Have you tried praying through the whole Psalter in a month? In our Missional Texts: Psalms and Genesis 1-11 class we spent some time discussing this ancient practice of the people of God, and are trying to practice it through the week as well.
As a catalyst for discussion we read a chapter from Ian Stackhouse’s The Day is Yours: Slow Spirituality in a Fast-Moving World (Paternoster, 2008), which was also reproduced, with permission, in the June 2010 issue of Encounters Mission Journal: Praying the Psalms
Here are some quotes I found particularly helpful:
The journey from Psalm 1 to Psalm 150 is the original odyssey: from the safety of a world where the righteous flourish and the wicked perish,  to a world where the wicked prosper and the righteous suffer,  and all the way through to a world where, whatever our experience of life, however unjust life has been, all ends in praise.  To pray the Psalms over a month is to embrace the whole gamut of human experience.
Waking up to whatever five psalms are before me is like waking up to greet old friends. I have been here before. I have heard these words already. Their familiarity is a comfort to my soul, and a relief from having to find the right words.
As Peterson continues: ‘Liturgy pulls us out of the tiresome business of looking after ourselves and into the exhilarating enterprise of seeing and participating in what God is doing.’
That we don’t identify with the particular mood of the psalm for that day, as is often the case, is not a problem according to this tradition of praying. Prayer is not in the first instance about my feelings anyway. I may identify with it, I may not. It doesn’t matter. The point of liturgy, as Heschel reportedly said to his congregation on one occasion, was not to express what they felt; rather it was to learn what the liturgy expressed.
In a strange and paradoxical way, this liturgical rhythm of prayer, far from supressing the emotions, in fact liberates them. As Kathleen Norris remarks… ‘To your surprise you find that the Psalms do not deny your feelings, but allow you to reflect on them, right in front of God and everyone.’
‘God behaves in the Psalms in ways that he is not allowed to behave in systematic theology.’  Our emotions are allowed to run wild. For those of us reared in the language of sentimental niceness on the one hand, and theological correctness on the other, the Psalms tutor us in a language that is far more daring. Without betraying the core ofIsrael’s faith, the Psalms say it straight.
It is no surprise to me, therefore, that people instinctively turn to the Psalms when they are suffering. How many times have I been aware as a pastor of how critical the Psalms have become for someone going through treatment for a cancer, another facing a bereavement, another off work with stress, still another waiting for an unfaithful spouse to return? Each one of them testifies to the relevance of these ancient words; for what the Psalms do is transfer us from the flatness, ishonesty and inadequacy of so much of our modern speech and into the ancient and extreme world of praise and lament, with all the ambiguity that living at the extreme implies.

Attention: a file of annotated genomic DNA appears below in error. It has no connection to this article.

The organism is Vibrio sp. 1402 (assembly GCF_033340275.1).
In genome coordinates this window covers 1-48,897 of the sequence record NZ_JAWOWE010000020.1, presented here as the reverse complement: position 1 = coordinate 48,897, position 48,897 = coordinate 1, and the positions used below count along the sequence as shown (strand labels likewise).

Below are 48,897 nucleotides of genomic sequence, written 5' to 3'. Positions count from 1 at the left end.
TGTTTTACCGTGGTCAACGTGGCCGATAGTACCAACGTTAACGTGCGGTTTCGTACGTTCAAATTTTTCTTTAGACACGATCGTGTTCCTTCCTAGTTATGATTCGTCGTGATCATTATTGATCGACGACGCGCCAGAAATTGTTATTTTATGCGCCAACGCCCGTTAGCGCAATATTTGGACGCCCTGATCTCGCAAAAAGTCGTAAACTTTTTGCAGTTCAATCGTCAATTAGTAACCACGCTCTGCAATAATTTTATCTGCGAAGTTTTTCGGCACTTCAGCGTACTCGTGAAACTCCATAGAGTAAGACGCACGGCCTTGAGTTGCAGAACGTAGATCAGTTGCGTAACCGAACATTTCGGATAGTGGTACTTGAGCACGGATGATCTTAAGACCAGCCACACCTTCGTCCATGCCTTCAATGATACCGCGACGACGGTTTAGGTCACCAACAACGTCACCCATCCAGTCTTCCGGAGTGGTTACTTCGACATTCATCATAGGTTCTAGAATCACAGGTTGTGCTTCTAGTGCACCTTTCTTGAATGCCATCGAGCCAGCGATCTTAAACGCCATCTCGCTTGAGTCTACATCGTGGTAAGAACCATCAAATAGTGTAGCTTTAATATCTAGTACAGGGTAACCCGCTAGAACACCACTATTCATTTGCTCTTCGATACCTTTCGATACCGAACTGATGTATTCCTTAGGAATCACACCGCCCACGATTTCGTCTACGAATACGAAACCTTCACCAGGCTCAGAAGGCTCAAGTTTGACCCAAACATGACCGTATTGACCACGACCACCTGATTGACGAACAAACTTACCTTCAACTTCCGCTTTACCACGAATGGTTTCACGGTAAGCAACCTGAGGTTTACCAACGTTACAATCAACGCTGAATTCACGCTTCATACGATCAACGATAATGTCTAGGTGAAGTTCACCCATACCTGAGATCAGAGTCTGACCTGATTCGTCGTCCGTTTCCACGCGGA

When I pray the Psalms the whole company of saints is there with me: those who have gone before and those who are going now. Furthermore, even if I don’t feel what the Psalmist is going through, you can bet that someone else in the community of faith is. Even if I wake up joyful, for a change, and can’t hack why the Psalmist is so downcast – ‘why are so you downcast, I my soul?’  – the simple act of praying the Psalm reminds me that I am part of a community in which at any one time there are people grieving even as I am rejoicing. Conversely, while I am grieving, there are others who are rejoicing. Praying the Psalms tutors us in this community awareness.
Sometimes when I am praying a psalm a face will appear; someone for whom this Psalm describes actual experience. Other times the words of the Psalm sound for all the world like the latest news bulletin from Kosovo, or theCongo, and so, in a strange way, the ancient liturgy helps me to be more up-to-date than I would otherwise be. Precisely because the world hasn’t changed much, and human experience is awful a lot of the time, praying the Psalms, far from representing a retreat into private interiority, is an advance onto the concourse of life.
Reading Psalm 139 at the graveside of a person who died by suicide convinced me long ago that what the church needs in its public ministry, not to mention its public worship, is the gravitas of these ancient prayers: prayers where the words are weighty enough to hold us, cavernous enough for us to hide in.